Win the Workweek: 7 of the Coolest Ways to Commute
BY JEFFREY TANENHAUS
Startups are driving a revolution in commuting, making it easier, cheaper, and more social to get to work. Some platforms target co-workers or parents, others connect strangers going the same way. Upgrade your commute with these carpool options. (We’ll leave the karaoke up to you.)
Get the perks of car ownership—without the commitment—through Zipcar.
Live in the city but need your own wheels to get to work? Car ownership is costly, but owning the commute isn’t, thanks to Zipcar Commuter. Feel like a boss with your own personal car and parking space from Monday morning through Friday evening—all for a flat monthly rate, plus cost per mile driven. (Gas, insurance, and maintenance are included, as with all Zipcar reservations.) As long as the vehicle is back in its home spot by 7 pm Friday, you’re free to spend weekdays and nights cruising wherever your wheels take you.
What do you get when you blend public and private transportation, in a way that’s more efficient and similarly priced to mass transit? The answer is Via. This ride-matching service operates in Chicago, D.C., and NYC. Users input their pickup and drop-off destinations into the app, and the all-knowing algorithm matches them to an SUV that aligns with their route. Vehicles regularly traverse in-demand corridors not served by mass transit, fielding new requests and picking up passengers going in the same direction. Weekly and monthly ViaPasses are available for frequent users.
The WazeCarpool app allows for cheaper and convenient ridesharing. Image Courtesy of Waze.
Best known as a crowdsourced navigation app to alert you to congestion, crashes, and cop cars, Waze has waded into the carpooling lane by connecting drivers and riders with similar home and work addresses. The result makes commuting cheaper and more efficient. Riders chip in for gas and vehicle depreciation at a rate based on distance. Payment is made automatically, so there’s no awkward exchange of quarters and crumpled bills at drop-off. Owned by Google, Waze Carpool is currently available in California and Texas.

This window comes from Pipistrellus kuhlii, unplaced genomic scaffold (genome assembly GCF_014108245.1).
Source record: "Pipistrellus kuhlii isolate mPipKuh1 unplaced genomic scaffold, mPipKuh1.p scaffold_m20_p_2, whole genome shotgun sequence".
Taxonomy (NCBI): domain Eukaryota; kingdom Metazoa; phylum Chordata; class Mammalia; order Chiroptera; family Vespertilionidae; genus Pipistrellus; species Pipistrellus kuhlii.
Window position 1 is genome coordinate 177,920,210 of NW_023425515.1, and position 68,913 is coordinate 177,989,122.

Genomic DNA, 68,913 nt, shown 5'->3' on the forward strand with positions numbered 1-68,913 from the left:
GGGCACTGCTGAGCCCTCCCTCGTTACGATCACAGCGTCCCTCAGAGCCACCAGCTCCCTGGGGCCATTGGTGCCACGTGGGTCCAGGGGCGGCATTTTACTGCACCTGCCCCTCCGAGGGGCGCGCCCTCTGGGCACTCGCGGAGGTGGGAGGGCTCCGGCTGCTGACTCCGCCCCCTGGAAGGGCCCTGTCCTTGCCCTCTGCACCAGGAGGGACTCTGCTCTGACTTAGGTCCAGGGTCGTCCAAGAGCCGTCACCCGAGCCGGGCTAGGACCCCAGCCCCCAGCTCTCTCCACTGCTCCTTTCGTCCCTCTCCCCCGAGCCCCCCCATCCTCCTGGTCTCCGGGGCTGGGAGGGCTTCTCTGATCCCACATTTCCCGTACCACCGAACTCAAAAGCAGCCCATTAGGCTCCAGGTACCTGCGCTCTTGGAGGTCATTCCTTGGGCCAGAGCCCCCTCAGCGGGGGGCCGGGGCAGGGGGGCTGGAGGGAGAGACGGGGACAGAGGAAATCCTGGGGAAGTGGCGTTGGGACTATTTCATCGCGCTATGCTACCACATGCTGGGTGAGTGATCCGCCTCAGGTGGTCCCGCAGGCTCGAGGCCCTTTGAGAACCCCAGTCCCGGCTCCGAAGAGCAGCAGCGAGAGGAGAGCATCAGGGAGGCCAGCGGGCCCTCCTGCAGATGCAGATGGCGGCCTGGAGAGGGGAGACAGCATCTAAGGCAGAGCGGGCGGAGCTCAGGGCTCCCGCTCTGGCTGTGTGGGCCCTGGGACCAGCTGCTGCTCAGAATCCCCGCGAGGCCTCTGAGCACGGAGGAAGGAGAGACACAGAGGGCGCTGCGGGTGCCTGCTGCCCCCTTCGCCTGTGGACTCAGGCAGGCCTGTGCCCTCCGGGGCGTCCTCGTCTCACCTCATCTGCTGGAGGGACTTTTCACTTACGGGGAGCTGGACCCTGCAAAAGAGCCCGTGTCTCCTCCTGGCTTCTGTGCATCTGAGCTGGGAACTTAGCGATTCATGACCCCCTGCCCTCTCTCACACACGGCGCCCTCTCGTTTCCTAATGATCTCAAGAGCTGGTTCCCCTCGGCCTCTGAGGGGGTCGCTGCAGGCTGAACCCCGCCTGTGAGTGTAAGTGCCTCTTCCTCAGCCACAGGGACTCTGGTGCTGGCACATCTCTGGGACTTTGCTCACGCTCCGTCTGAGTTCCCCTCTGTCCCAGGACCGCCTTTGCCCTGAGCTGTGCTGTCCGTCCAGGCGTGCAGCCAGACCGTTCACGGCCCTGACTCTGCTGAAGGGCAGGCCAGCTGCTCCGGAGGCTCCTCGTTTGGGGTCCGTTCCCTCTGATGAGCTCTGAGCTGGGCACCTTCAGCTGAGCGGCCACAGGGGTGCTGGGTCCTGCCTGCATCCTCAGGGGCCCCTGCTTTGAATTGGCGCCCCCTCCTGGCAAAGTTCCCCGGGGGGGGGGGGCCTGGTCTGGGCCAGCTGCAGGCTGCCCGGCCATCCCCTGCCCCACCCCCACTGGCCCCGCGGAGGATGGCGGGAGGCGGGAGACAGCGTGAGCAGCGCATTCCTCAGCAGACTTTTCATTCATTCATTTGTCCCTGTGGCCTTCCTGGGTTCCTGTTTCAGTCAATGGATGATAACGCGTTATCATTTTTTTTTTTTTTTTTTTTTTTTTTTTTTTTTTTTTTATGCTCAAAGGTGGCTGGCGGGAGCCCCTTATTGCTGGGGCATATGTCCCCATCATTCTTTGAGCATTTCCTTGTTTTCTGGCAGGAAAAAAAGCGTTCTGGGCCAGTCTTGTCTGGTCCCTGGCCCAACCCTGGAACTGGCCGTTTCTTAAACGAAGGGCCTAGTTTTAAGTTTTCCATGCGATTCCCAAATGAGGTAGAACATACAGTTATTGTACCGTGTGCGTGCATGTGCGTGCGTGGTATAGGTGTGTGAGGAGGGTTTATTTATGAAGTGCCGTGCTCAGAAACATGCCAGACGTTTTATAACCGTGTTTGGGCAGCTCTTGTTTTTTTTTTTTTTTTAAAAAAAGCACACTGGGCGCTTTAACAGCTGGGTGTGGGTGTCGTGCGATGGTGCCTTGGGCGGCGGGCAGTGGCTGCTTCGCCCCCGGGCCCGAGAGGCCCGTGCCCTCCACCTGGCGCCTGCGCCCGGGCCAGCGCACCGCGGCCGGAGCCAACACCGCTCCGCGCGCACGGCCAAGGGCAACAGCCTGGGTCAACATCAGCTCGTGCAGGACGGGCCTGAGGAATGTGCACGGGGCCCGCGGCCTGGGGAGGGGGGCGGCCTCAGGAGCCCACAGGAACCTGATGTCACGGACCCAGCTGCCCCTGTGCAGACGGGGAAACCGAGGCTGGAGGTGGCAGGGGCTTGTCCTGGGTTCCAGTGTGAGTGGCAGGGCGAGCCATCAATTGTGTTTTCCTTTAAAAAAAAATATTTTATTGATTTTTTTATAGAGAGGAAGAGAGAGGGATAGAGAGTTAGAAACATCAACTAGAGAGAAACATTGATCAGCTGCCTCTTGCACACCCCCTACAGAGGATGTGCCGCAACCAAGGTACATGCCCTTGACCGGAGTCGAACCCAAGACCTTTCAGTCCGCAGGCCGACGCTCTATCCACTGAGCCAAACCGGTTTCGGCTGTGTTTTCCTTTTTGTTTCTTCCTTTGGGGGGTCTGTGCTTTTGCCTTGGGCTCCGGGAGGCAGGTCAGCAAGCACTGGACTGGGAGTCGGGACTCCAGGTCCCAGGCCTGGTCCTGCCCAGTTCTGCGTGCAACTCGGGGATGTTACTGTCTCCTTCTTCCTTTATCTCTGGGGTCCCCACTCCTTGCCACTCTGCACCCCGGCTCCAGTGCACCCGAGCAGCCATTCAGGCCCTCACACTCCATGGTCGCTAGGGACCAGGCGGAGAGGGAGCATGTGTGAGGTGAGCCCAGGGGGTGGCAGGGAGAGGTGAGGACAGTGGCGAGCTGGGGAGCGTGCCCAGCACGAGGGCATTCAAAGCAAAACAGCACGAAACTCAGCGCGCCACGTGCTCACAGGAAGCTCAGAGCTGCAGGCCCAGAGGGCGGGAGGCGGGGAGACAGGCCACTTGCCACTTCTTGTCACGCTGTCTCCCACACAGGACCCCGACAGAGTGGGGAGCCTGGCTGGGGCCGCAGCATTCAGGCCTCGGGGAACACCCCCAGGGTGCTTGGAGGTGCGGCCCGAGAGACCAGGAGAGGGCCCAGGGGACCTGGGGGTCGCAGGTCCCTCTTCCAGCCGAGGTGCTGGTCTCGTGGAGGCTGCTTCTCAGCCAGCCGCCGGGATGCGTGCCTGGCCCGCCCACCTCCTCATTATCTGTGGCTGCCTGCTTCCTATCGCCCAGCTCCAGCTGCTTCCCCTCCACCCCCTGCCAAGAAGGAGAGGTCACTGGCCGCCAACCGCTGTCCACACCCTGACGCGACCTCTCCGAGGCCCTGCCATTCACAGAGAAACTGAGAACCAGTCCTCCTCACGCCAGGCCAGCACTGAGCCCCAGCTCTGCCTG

Similar to Waze, this startup connects Bay Area denizens who live and work near one another. Riders cover a share of the driver’s expense based on distance and route; the amount is quoted before you commit. Scoop’s reliability pledge includes a Guaranteed Ride Home that reimburses riders for alternative transport home if they Scooped into work that morning and can’t get matched going back.
SPLT makes inter-corporation carpooling even easier. Image Courtesy of SPLT.
Instead of neighbors and strangers, with SPLT you’ll be riding with colleagues—who may in fact be strangers because they work in a different department. Geared for large employers, SPLT partners with enterprises, higher education, and municipal governments to provide affordable, reliable carpools that boost inter-corporate networking and productivity. It even branched out to non-emergency medical transport. Based in Michigan, SPLT operates in Atlanta, Austin, Detroit, NYC, and San Francisco.
You’re not the only one who needs to get around. Your little ones do, too! Likeminded parents can set up carpooling networks for the kiddos on the free GoKid mobile and desktop platform, available worldwide. Automated notifications and live tracking let you know when your precious cargo is collected and where it’s headed—to school, sports games, or social activities. The chauffeurs aren’t strangers; you invite those you know and trust to join and divvy up driving duties.
Not in a city covered by these startups? Your municipal, school, or state transportation department may already have solutions, such as vanpool. And for longer road trips, check Share Your Ride, Rdvouz, and that old standby, Craigslist.